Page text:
Tooth decay has become one of the most persistent and common problems faced today, and plaque is its known cause. Because of the development of plaque due to constant amounts of sugar within our diets, at least 1 in 5 children today have at least one tooth affected by tooth decay, and that rating goes up with 1 in 4 adults, according to the CDC. This presents an ever-evolving battle for dentists trying to care for people’s teeth, and for many researchers, finding the environmental and biological factors that cause our health problems is the first priority. Because tooth decay is such as rampant issue in the US, some alternate causes may also contribute to this increase in tooth decay, and that may be mold.
Black Mold In Homes and Your Mouth
Cavities that develop from plaque are often treated on a symptomatic basis, meaning that dentists often cannot source out the reasons behind why these patches of tooth decay develop in their patients. Dentists that invest in long-term dental plans often have to work with their patients one-on-one for understanding their oral health, but even then, most dentists can provide advice and treatment. However, active dentists involved in their communities will also research into what potential causes can contribute to the symptoms they see in their patients.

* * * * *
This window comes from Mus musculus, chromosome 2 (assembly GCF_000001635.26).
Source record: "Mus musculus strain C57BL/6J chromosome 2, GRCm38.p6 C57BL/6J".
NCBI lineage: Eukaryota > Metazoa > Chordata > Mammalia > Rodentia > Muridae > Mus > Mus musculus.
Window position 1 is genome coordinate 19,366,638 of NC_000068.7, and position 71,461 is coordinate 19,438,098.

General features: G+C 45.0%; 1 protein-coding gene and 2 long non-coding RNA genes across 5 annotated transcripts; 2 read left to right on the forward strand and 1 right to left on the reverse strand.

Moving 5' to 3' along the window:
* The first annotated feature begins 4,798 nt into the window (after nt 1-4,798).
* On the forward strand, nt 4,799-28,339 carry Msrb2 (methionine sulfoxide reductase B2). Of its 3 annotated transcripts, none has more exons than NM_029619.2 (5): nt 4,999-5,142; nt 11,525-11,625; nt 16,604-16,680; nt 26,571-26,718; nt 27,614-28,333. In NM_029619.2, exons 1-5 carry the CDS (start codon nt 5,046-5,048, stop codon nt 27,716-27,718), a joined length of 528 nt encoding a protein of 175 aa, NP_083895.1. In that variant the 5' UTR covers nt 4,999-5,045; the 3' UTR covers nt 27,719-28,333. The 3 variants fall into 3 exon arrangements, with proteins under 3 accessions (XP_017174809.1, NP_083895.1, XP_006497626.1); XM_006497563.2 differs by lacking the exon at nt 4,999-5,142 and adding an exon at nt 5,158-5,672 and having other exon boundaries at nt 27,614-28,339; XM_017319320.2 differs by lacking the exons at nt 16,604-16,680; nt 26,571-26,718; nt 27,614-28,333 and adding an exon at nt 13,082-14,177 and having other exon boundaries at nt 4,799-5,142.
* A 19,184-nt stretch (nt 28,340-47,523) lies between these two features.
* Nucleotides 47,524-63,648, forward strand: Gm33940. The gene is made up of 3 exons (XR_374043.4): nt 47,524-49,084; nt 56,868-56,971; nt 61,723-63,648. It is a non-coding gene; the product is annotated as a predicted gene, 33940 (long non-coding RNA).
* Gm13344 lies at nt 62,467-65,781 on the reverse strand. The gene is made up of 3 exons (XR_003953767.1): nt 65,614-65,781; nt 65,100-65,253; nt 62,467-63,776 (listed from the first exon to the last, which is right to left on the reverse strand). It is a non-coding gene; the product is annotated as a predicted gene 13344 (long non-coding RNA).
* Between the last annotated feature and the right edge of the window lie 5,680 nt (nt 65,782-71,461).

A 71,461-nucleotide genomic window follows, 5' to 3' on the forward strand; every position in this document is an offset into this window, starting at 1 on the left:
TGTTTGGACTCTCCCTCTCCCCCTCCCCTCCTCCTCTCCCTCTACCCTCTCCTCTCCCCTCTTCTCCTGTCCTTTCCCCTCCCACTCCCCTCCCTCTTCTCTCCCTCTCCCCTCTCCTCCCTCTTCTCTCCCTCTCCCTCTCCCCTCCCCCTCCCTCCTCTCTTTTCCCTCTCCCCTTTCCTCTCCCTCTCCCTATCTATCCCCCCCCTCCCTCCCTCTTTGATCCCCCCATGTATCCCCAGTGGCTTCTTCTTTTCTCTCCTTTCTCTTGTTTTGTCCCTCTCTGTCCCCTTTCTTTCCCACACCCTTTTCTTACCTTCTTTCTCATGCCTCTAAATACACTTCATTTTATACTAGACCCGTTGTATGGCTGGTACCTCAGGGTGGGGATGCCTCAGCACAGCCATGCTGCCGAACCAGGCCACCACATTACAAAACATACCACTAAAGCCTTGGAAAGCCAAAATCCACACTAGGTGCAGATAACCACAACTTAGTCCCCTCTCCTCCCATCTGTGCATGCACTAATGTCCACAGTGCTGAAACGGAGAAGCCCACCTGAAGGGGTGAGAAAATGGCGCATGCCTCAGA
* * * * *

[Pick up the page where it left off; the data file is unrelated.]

How black mold comes into the picture relates to how these forms of fungi impact our mouths. When referring to black mold, black mold is a collection of different species of fungi that thrive in humid, moist environments. Warm areas throughout homes, including attics, basements, and the insulation throughout the walls, making these spores hard to notice. When in clusters, they produce toxic spores, also known as mycotoxins. These symptoms, including coughing, sneezing, and breathing problems, usually result in dry mouth.
Dry Mouth Symptoms and Seeking Treatment
Dry mouth is considered to be the connection between tooth decay and black mold because it’s often considered by dentists to be a contributing factor towards poor oral health. When a person has a dry mouth, it also leads to other oral problems, including:
- Gum Disease
- Mouth Ulcers and Sores
- Jawbone Degradation
- Halitosis or Bad Breath
- Difficulty Chewing and Swallowing
- Dry and Sore Throat
For signs of black mold throughout your home, the best resource to go to for removing mold infestations is through the CDC. Dry mouth can be managed through regular brushing and flossing, changing medications, dry mouthwashes, drinking water, and improving your diet. In the meantime, if you believe you are experiencing symptoms of dry mouth, the best place to go for treatment is your dentist. Your dentist can and will be able to help you through your symptoms and care for your mouth long-term. Dry mouth can be managed through regular brushing and flossing, changing medications, dry mouthwashes, drinking water, and improving your diet. So don’t hesitate to contact your dentist today to schedule an appointment and care for your teeth and gums.